Sitting in the parsonage of the First Universalist Church of Southold, Peggy Richards, who lost her beloved home and everything she owns in a devastating Greenport fire last night, had tears in her eyes.
“It was devastating,” she said of the fire, which ripped through her home so quickly that she had time to grab only her cell phone and nothing else. Running outside in only a shirt, she had to borrow pants and flip flops from a neighbor.
“I didn’t think I had much, until I see how much I am missing,” she said.
Richards, 60, Kenneth MacAlpin, 51, and Victor Colon Jr., 43, all suffered only minor smoke inhalation, police said.
Still missing are dogs belonging to Richards and MacAlpin, including a border collie, Joyce, who is very close to MacAlpin. “She lets me know when my blood sugar goes low and when my post-traumatic stress syndrome is acting up,” he said.
The couple’s other dog, Bengor, a pitbull mix, is also still missing, as are three cats, Bella, a black calico, Roxy, a red tabby, and Tripod, a white cat with striped areas and a birth defect that makes it difficult to walk.
MacAlpin was so distraught over his missing dogs that he wanted to forego treatment at the hospital, Richards said. “I have to find my dogs,” he said.
Anyone who sees the missing pets is asked to contact the North Fork Animal Welfare League at 631-765-1811 ext 1.
Meanwhile, a community had come together to help the fire victims. Greenport Village Trustee David Murray was at the charred remains of the home this morning, surveying the still smoldering wreckage.
Murray said those wishing to donate clothes and other personal items can drop the off at Village Hall on Third Street, while monetary donations will be accepted at Community Action of Southold Town.
The three have been left homeless after the fire. Colon, Jr. has family in the area but MacAlpin and Richards have nowhere but the church where, exhausted, they tried to get some rest today.
“This is my place,” Richards said, adding that she’s found solace in the church since 2008. Looking around, Richards said she has a phone, but no charger, and is missing even the simplest items, such as a toothbrush.
The past years have not been easy for Richards, who has faced serious health concerns, and MacAlpin, who has PTSD and cancer. Financial issues have been a concern and now, they couple is left with nothing; Richards does not even have her laptop, which she needs to work. While her car survived the blaze, the keys are inside her gutted house.
Their home, Richards said, meant everything to her. She bought the house in 2000, at the age of 46, because she said she was tired of renting. “I swore I would never leave,” she said.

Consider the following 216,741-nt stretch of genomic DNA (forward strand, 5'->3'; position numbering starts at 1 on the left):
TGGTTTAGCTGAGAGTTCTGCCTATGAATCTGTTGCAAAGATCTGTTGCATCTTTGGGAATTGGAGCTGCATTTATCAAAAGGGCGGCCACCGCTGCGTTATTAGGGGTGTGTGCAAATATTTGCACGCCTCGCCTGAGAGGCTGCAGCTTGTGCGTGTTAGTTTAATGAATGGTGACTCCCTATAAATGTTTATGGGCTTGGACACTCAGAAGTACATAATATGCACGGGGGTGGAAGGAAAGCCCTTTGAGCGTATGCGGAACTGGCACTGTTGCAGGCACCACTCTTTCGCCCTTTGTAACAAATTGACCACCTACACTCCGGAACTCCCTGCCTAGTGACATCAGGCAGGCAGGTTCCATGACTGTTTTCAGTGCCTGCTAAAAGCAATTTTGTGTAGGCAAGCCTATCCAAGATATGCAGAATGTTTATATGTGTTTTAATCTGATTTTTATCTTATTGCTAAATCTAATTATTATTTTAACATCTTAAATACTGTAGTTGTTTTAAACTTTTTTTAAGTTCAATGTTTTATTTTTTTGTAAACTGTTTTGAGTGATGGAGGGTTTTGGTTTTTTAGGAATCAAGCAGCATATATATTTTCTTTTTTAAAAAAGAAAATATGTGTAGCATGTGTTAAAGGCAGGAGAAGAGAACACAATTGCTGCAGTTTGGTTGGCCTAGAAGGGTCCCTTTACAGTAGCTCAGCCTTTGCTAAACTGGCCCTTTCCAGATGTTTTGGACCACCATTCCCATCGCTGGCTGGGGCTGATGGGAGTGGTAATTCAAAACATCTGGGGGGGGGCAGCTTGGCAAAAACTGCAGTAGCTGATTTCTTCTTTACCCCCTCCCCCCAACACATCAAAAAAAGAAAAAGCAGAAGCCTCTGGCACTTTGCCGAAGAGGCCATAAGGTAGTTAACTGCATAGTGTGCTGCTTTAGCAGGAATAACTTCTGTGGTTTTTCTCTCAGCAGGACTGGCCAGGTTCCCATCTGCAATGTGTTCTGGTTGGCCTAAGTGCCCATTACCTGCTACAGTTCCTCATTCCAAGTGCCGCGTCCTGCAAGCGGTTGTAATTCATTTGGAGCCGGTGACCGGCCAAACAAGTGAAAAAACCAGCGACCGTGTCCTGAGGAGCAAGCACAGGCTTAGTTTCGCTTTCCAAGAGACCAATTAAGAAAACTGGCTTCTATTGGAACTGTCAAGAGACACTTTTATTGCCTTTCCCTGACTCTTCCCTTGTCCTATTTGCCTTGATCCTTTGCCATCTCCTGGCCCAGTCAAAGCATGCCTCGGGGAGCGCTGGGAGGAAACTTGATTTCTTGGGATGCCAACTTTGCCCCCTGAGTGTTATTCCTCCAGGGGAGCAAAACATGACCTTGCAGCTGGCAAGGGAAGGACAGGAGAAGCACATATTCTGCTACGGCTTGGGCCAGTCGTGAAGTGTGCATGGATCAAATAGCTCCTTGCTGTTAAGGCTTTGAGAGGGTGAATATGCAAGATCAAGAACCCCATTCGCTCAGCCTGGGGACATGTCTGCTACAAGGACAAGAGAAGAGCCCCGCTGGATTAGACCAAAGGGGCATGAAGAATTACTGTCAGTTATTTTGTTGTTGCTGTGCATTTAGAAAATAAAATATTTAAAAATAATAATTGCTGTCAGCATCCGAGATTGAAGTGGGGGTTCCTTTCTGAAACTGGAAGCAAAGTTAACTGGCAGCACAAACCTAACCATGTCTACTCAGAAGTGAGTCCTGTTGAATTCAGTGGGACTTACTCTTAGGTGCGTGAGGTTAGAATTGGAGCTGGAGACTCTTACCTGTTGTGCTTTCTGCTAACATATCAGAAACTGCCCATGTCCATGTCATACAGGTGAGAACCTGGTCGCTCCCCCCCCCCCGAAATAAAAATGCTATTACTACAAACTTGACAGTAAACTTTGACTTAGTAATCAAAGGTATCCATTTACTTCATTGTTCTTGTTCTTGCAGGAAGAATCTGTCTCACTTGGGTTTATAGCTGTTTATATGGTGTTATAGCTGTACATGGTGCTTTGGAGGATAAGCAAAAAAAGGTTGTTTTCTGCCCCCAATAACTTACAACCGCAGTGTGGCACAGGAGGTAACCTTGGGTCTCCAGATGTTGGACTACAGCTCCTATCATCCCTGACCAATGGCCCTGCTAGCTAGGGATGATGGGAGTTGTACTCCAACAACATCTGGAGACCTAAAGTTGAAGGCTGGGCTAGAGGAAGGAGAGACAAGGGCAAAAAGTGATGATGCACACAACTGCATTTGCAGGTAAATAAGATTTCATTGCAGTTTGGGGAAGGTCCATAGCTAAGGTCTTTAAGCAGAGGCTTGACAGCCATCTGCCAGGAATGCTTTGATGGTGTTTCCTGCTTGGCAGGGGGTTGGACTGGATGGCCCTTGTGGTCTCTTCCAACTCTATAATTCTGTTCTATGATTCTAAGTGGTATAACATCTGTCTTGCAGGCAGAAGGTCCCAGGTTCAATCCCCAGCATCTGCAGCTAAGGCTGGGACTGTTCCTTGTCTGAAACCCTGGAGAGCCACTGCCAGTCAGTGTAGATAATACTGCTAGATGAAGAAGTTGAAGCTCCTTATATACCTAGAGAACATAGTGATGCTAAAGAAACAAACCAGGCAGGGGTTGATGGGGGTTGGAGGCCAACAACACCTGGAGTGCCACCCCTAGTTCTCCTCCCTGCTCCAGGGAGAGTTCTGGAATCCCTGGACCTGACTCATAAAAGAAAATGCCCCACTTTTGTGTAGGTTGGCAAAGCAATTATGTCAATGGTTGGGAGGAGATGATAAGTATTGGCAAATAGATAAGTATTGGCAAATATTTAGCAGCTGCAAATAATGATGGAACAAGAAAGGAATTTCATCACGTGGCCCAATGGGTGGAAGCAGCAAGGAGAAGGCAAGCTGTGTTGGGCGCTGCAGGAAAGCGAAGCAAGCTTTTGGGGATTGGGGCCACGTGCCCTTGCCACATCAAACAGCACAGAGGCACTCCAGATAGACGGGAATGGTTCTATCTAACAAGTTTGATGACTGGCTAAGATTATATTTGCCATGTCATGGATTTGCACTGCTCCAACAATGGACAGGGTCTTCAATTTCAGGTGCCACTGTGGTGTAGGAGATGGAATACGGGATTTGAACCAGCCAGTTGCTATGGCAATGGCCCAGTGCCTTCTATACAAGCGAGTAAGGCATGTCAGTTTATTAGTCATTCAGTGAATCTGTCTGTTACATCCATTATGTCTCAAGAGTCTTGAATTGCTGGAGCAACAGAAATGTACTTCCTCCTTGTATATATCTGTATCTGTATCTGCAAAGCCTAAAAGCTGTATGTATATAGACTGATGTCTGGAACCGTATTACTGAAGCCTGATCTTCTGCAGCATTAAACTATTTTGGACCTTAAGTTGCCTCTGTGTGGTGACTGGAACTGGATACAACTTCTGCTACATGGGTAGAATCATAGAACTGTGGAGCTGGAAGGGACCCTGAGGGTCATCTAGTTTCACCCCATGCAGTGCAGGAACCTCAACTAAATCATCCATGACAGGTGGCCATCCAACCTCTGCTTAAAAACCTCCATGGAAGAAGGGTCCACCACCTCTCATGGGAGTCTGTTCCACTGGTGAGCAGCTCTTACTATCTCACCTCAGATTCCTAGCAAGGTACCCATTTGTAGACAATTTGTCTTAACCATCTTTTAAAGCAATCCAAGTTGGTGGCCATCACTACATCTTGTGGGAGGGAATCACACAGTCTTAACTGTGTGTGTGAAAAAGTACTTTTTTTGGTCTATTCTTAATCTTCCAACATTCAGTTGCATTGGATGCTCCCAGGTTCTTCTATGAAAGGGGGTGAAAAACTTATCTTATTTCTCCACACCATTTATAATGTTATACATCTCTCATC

When MacAlpin saw the fire break out in the wall beside him in the computer room, Richards said, “He panicked, because he know how much this house meant to me.”
MacAlpin said he ran to the bathroom and began to start throwing water on the flames, to no avail. Richards tried desperately to extinguish the flames. “I went to work to try to put it out, until I got a lungful of smoke,” she said.
Surrounded by her children, Damian and Jaime Werthner, Richards said the outpouring from the community has touched her heart.
Neighbors have already brought boxes of food and clothing to the site of the fire and to the church.
Colon, who jumped barefoot out a second story window into the snow and safety after seeing “a wall of smoke” outside his bedroom door, says he is thankful to the neighbor who brought him socks and shoes. Wearing only sweats and a thermal shirt when he escaped, a friend let him borrow a warm sweatshirt and jacket. Adrenalin kept him from feeling the frigid temperatures last night, he said.
Despite his own terrifying experience, Colon spent the night awake on the streets of Greenport, searching for the cats and dogs, trying to help the friends he considers close as family.
The fire, he said, was fierce in the 100-year-old wood home, devouring the structure too quickly for them to even reach a large fire extinguisher on the first floor.
Colon said he lost his phone, his tablet, all his clothes, and all of his identification, which will make applying for food stamps and Medicaid difficult. A seasonal worker on fishing boats, Colon said the winter months are a struggle, and now, even more so. “But I don’t really care about the things,” he said. “I made it out of there alive. That’s all I really care about.”
He was in a sound sleep when the fire broke out, and the story could have had a grim ending, he added.
Neighbor Liz Glasgow, who lives two houses down, thanked the firefighters, two of whom were treated for smoke inhalation. “It was an inferno,” she said. “If it had been a windy night, this would have been a different story for all of us. But those firefighters were there for hours. They are heroes.”
Monetary donations are being accepted at C.A.S.T., located at 311 Front Street, Monday through Friday from 9 a.m. until noon and 1 p.m. until 5 p.m.
Those donations can be made in cash, or in a check payable to C.A.S.T. Please write “Greenport Fire” in the memo section.
Donations can also be made on C.A.S.T.’s website, www.castsoutholdtown.org. Click on the “Greenport Fire” tab and then click the “donate” button on that page.
Clothing and other necessities are being accepted at Village Hall, located at 236 3rd Street, Monday through Friday, 8:30 a.m. until 4:30 p.m.